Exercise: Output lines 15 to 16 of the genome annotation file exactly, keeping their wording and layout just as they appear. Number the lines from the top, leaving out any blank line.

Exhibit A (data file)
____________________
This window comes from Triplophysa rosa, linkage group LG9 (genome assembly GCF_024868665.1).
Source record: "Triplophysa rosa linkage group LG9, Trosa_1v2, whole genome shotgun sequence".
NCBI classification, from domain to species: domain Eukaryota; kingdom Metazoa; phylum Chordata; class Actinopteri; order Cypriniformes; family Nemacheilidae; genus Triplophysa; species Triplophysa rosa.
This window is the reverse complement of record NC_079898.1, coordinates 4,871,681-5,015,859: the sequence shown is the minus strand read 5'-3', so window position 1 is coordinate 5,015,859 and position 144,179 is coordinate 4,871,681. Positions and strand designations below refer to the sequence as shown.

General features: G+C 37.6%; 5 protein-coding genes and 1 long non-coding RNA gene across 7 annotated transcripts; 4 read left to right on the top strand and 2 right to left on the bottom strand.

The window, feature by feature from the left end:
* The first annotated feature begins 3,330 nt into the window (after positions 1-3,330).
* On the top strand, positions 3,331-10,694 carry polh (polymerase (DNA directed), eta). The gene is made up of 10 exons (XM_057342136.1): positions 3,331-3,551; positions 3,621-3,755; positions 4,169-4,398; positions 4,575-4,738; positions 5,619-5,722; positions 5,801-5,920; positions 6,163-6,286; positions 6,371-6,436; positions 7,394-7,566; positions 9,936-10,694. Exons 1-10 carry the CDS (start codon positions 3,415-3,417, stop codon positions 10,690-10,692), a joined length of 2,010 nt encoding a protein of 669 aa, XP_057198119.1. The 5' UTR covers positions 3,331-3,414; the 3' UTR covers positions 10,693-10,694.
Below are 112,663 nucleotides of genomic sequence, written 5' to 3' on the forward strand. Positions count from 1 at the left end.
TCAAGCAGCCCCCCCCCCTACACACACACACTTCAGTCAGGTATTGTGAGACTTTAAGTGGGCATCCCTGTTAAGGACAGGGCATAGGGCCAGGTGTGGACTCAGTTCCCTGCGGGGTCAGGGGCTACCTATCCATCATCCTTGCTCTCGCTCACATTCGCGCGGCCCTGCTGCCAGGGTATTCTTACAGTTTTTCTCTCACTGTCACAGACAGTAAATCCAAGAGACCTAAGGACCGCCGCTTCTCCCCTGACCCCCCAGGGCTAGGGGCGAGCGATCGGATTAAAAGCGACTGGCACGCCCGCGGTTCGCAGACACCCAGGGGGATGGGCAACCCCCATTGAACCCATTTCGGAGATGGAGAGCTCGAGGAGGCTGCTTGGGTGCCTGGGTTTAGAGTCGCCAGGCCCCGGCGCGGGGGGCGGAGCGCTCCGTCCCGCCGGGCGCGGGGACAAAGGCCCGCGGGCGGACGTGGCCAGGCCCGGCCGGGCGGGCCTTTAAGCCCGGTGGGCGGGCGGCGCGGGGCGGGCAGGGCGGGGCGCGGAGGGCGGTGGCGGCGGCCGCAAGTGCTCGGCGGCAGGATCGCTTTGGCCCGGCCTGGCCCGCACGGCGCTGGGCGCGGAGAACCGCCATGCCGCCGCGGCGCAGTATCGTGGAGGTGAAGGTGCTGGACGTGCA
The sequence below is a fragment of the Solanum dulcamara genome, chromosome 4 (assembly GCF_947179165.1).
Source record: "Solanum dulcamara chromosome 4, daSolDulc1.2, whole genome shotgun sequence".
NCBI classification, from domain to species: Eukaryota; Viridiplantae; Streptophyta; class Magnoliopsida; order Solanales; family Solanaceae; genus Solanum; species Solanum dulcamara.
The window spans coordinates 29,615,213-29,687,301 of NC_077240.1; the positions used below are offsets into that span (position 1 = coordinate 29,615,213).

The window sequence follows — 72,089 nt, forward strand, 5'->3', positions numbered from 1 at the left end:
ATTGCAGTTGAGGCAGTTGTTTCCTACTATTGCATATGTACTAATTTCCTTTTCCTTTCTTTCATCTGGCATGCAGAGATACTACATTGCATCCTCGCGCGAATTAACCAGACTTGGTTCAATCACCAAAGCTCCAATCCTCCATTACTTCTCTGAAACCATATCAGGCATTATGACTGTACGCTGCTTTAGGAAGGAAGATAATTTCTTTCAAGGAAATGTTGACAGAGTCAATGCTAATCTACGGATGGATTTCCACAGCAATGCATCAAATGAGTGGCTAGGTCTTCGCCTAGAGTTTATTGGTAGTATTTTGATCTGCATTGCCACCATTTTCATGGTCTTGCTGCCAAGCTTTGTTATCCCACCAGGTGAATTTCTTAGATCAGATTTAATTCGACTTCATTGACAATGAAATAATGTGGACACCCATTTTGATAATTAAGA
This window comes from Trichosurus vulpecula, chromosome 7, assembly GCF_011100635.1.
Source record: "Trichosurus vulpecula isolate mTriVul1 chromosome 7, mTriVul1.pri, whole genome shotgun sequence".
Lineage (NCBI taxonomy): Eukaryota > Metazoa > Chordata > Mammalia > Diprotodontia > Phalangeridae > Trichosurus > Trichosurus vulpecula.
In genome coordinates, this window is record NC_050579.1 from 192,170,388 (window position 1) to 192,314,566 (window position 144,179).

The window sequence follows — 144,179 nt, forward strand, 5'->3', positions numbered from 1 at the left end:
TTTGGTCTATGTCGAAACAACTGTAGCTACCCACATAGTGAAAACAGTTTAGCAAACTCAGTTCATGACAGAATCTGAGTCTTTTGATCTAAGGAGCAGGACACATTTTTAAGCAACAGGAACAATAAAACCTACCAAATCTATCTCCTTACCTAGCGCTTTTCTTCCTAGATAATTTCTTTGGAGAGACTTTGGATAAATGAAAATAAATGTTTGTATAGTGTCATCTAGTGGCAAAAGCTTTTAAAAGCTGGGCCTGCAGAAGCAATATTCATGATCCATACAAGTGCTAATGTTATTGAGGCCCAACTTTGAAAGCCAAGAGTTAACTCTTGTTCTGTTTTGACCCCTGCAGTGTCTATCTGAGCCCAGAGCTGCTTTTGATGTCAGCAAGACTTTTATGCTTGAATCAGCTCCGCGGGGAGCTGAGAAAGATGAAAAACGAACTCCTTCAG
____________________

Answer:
The window sequence follows — 72,089 nt, forward strand, 5'->3', positions numbered from 1 at the left end:
ATTGCAGTTGAGGCAGTTGTTTCCTACTATTGCATATGTACTAATTTCCTTTTCCTTTCTTTCATCTGGCATGCAGAGATACTACATTGCATCCTCGCGCGAATTAACCAGACTTGGTTCAATCACCAAAGCTCCAATCCTCCATTACTTCTCTGAAACCATATCAGGCATTATGACTGTACGCTGCTTTAGGAAGGAAGATAATTTCTTTCAAGGAAATGTTGACAGAGTCAATGCTAATCTACGGATGGATTTCCACAGCAATGCATCAAATGAGTGGCTAGGTCTTCGCCTAGAGTTTATTGGTAGTATTTTGATCTGCATTGCCACCATTTTCATGGTCTTGCTGCCAAGCTTTGTTATCCCACCAGGTGAATTTCTTAGATCAGATTTAATTCGACTTCATTGACAATGAAATAATGTGGACACCCATTTTGATAATTAAGA